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[pen-siv] /ˈpɛn sɪv/
dreamily or wistfully thoughtful:
a pensive mood.
expressing or revealing thoughtfulness, usually marked by some sadness:
a pensive adagio.
Origin of pensive
1325-75; < French (feminine); replacing Middle English pensif < Middle French (masculine), derivative of penser to think < Latin pēnsāre to weigh, consider, derivative of pēnsus, past participle of pendere. See pension, -ive
Related forms
pensively, adverb
pensiveness, noun
overpensive, adjective
overpensively, adverb
overpensiveness, noun
1. P ensive , meditative , reflective suggest quiet modes of apparent or real thought. P ensive , the weakest of the three, suggests dreaminess or wistfulness, and may involve little or no thought to any purpose: a pensive, faraway look. M editative involves thinking of certain facts or phenomena, perhaps in the religious sense of “contemplation,” without necessarily having a goal of complete understanding or of action: meditative but unjudicial. R eflective has a strong implication of orderly, perhaps analytic, processes of thought, usually with a definite goal of understanding: a careful and reflective critic.
1. thoughtless. Unabridged
Based on the Random House Dictionary, © Random House, Inc. 2015.
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Examples from the web for pensive
  • This pensive study explores work not as an economic or sociological phenomenon but as an existential predicament.
  • Darwin may have been that kind of contemplative and pensive antiauthoritarian.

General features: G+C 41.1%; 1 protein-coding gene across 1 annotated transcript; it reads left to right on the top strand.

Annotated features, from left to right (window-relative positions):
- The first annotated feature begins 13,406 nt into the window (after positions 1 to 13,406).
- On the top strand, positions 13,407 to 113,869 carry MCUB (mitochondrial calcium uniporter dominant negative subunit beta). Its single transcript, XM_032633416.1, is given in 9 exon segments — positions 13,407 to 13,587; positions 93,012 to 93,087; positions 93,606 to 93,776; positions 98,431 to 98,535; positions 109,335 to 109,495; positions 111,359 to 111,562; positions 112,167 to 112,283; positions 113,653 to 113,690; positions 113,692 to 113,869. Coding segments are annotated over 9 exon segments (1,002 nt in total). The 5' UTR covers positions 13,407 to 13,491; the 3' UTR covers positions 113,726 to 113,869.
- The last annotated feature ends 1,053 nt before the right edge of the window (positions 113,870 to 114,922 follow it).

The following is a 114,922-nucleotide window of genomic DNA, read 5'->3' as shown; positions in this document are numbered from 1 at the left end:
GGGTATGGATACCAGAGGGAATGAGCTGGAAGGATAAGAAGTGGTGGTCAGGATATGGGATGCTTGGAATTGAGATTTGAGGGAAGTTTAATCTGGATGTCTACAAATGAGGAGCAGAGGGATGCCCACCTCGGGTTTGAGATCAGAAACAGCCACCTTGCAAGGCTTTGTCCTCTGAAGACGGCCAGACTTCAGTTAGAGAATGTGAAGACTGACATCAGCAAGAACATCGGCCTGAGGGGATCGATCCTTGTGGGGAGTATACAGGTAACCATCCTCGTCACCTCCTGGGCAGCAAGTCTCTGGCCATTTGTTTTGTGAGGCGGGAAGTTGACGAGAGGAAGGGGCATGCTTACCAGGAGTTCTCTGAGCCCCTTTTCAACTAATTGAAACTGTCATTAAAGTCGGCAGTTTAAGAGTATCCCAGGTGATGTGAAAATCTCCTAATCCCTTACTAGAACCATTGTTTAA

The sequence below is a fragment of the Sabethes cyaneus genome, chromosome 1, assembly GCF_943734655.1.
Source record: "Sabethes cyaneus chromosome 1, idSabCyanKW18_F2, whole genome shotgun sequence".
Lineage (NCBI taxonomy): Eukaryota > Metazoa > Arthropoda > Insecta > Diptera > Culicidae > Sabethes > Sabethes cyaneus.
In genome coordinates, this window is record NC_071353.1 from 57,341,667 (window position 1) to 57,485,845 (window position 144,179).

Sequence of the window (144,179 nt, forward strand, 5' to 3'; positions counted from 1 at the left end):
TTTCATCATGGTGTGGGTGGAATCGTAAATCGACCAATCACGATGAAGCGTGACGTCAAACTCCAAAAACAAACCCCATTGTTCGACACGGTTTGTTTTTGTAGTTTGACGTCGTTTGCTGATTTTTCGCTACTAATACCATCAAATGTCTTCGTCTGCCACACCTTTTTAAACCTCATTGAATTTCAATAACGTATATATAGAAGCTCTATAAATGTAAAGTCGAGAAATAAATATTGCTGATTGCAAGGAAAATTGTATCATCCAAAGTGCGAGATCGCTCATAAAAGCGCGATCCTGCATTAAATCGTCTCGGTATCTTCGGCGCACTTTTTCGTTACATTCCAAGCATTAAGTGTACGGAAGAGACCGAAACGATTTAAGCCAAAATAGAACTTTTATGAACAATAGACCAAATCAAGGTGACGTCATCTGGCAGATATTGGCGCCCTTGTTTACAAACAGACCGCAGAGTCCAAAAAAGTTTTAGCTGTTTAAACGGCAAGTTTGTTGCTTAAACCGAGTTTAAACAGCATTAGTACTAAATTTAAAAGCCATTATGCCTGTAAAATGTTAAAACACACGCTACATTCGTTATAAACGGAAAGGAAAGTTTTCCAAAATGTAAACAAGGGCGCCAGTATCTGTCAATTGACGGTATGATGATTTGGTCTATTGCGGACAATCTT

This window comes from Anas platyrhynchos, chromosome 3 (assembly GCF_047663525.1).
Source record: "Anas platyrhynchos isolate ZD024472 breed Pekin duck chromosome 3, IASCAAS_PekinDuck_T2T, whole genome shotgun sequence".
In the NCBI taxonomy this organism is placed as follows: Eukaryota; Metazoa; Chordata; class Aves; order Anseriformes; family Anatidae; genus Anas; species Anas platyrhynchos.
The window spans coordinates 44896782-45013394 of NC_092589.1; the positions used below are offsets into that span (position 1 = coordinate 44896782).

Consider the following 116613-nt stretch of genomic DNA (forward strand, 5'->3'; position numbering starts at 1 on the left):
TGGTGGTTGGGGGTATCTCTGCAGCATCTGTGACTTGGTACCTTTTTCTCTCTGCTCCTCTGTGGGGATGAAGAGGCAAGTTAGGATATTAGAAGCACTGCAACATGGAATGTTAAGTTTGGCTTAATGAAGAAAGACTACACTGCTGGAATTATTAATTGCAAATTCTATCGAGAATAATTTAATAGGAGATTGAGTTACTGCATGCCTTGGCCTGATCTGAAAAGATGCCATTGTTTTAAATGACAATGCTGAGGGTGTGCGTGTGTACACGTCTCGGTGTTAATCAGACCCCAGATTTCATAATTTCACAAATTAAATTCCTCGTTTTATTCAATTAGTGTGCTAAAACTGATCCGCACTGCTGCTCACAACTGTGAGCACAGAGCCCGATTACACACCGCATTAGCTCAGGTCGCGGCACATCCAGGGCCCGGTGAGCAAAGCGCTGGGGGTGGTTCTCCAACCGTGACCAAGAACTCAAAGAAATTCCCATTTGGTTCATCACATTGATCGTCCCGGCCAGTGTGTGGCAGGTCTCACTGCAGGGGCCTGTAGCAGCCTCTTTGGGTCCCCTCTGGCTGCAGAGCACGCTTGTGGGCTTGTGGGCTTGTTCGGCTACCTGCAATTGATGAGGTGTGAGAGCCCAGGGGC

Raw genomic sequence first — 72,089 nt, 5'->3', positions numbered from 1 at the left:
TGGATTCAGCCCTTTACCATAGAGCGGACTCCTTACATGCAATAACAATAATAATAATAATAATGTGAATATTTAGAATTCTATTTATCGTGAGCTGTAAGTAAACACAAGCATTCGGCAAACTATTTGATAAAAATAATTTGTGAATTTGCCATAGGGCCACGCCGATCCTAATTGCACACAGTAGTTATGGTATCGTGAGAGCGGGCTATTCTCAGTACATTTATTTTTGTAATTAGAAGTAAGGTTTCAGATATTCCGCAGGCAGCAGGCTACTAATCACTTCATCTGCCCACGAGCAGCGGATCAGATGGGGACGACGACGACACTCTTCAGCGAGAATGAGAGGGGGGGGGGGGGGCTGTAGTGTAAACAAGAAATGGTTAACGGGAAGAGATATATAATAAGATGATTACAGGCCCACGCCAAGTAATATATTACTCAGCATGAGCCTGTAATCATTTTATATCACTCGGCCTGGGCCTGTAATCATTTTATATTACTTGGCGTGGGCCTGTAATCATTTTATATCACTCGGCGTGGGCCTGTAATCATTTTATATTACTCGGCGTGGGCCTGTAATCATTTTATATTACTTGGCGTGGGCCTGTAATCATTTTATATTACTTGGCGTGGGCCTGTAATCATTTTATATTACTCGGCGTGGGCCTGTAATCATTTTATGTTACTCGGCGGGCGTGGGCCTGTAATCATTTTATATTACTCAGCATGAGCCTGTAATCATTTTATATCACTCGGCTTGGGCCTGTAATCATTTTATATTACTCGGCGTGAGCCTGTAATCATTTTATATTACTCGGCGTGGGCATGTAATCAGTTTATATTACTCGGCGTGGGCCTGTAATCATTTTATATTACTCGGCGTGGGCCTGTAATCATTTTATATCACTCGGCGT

• He is in a pensive mood.
  • The pensive slow movement was beautifully restrained.
  • In pensive solitude, he wrote the poems; in the steamy chaos of the kitchen, his womenfolk made the poems possible.
  • He is pensive about the complexities of modern life, particularly (though not exclusively) in rural settings.
  • One is pensive, turned inward.
  • Lest the mood get too pensive, the designer took his bow dressed in a rabbit suit.
  • She walked away from the session newly pensive.
  • But the film, while pensive enough to hint at these things, isn't so morose that it cares to dwell on them.
British Dictionary definitions for pensive


deeply or seriously thoughtful, often with a tinge of sadness
expressing or suggesting pensiveness
Derived Forms
pensively, adverb
pensiveness, noun
Word Origin
C14: from Old French pensif, from penser to think, from Latin pensāre to consider; compare pension1
Collins English Dictionary - Complete & Unabridged 2012 Digital Edition
© William Collins Sons & Co. Ltd. 1979, 1986 © HarperCollins
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Word Origin and History for pensive

late 14c., from Old French pensif "thoughtful, distracted, musing" (11c.), from penser "to think," from Latin pensare "weigh, consider," frequentative of pendere "weigh" (see pendant). Related: Pensively; pensiveness.

Online Etymology Dictionary, © 2010 Douglas Harper
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